Factor a given ideal in an algebraic integer ring

Let K = \mathbb{Q}(\sqrt{-6}) and let \mathcal{O} = \mathbb{Z}[\sqrt{-6}] be the ring of integers in K. Factor the ideals (2) and (5) in \mathcal{O}.

We claim that (2) = (2,\sqrt{-6})^2. Indeed, 2 = -\sqrt{-6}^2 - 2^2, so that (2) \subseteq (2,\sqrt{-6})^2. The reverse inclusion is clear.

Now we claim that (2,\sqrt{-6}) is maximal. By Corollary 9.11, N((2)) = 4, and by Theorem 9.14, we have N((2,\sqrt{-6}))^2 = 4, so that N((2,\sqrt{-6})) = 2. By Corollary 9.15, (2,\sqrt{-6}) is a prime ideal.

Thus (2) = (2,\sqrt{-6})^2 is the prime factorization of (2) in \mathcal{O}.

Now we claim that (5) = (5,1+2\sqrt{-6})(5,1-2\sqrt{-6}). Indeed, we have (5,1+2\sqrt{-6})(5,1-2\sqrt{-6}) = (25,5+10\sqrt{-6}, 5-10\sqrt{-6}, 25) = (25, 5+10\sqrt{-6}, 10) = (5).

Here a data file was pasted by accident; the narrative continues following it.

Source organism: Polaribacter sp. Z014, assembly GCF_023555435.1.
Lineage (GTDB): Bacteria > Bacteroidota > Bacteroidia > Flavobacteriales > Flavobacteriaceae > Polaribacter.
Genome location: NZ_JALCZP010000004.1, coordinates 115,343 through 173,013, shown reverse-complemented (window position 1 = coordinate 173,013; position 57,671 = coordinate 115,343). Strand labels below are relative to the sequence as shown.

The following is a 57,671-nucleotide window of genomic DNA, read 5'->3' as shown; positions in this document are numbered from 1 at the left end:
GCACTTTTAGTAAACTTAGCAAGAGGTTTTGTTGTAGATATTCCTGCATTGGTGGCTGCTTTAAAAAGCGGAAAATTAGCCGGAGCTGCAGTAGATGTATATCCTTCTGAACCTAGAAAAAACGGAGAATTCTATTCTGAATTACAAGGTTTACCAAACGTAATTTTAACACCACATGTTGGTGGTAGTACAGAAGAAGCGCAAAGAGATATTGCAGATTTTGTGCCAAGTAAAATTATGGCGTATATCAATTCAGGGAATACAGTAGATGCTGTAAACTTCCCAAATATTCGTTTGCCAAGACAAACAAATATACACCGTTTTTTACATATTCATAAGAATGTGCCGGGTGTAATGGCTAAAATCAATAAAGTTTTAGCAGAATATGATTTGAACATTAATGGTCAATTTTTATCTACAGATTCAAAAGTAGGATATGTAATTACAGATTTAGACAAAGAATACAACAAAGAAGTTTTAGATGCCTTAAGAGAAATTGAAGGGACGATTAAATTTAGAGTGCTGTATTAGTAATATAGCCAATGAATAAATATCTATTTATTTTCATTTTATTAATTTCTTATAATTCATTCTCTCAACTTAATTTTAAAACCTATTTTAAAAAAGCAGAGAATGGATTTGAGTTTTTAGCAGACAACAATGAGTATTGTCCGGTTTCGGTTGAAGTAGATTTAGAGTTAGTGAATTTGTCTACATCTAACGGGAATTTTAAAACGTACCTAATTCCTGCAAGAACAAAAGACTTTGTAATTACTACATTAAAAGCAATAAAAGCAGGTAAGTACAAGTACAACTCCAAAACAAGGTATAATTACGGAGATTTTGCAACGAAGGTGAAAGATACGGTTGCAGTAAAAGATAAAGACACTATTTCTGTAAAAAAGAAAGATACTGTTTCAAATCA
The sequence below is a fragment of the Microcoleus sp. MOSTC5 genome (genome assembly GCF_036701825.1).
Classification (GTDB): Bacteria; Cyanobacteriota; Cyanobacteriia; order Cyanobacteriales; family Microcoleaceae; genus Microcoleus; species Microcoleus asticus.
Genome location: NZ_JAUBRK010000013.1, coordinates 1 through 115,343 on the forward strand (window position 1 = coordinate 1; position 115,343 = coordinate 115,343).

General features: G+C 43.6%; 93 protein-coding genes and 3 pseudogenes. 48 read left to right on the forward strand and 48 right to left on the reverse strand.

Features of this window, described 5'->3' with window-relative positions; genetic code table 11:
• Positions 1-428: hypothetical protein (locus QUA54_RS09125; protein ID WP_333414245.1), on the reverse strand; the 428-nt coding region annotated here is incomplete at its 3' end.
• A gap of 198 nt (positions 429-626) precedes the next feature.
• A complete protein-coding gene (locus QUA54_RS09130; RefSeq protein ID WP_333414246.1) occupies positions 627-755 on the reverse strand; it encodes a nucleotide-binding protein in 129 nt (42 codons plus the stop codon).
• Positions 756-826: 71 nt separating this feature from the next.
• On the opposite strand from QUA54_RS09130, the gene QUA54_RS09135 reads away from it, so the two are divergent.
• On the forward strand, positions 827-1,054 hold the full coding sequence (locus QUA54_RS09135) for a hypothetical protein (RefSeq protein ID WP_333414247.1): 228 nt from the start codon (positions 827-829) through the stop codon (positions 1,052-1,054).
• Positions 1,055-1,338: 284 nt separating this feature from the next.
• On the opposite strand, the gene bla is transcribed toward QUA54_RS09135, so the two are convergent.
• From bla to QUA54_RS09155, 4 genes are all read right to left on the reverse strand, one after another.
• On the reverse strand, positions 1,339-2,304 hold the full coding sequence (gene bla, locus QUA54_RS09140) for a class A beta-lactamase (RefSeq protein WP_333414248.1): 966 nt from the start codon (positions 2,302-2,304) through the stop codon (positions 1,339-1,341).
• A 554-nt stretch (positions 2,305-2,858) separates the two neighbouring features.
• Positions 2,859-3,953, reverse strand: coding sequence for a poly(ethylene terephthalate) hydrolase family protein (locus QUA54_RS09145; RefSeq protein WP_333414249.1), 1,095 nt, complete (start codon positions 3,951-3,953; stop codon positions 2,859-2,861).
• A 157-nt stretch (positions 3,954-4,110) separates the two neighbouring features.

Next we claim that Q_1 = (5,1+2\sqrt{-6}) and Q_2 = (5,1-2\sqrt{-6}) are proper. Suppose to the contrary that 1 \in Q_1; then we have 1 = 5(a+b\sqrt{-6}) + (1+2\sqrt{-6})(h+k\sqrt{-6}) for some a,b,h,k \in \mathbb{Z}. Comparing coefficients, 5a+h-12k = 1 and 5b+k+2h = 0, which yields a contradiction mod 5. So Q_1 is proper. Likewise, Q_2 is proper. In particular, neither Q_1 nor Q_2 have norm 1 as ideals. Now 25 = N((5)) = N(Q_1)N(Q_2), and neither factor is 1, so that N(Q_1) = N(Q_2) = 5. By Corollary 9.15, Q_1 and Q_2 are prime ideals.

Thus (5) = (5,1+2\sqrt{-6})(5,1-2\sqrt{-6}) is the prime factorization of (5) in \mathcal{O}.

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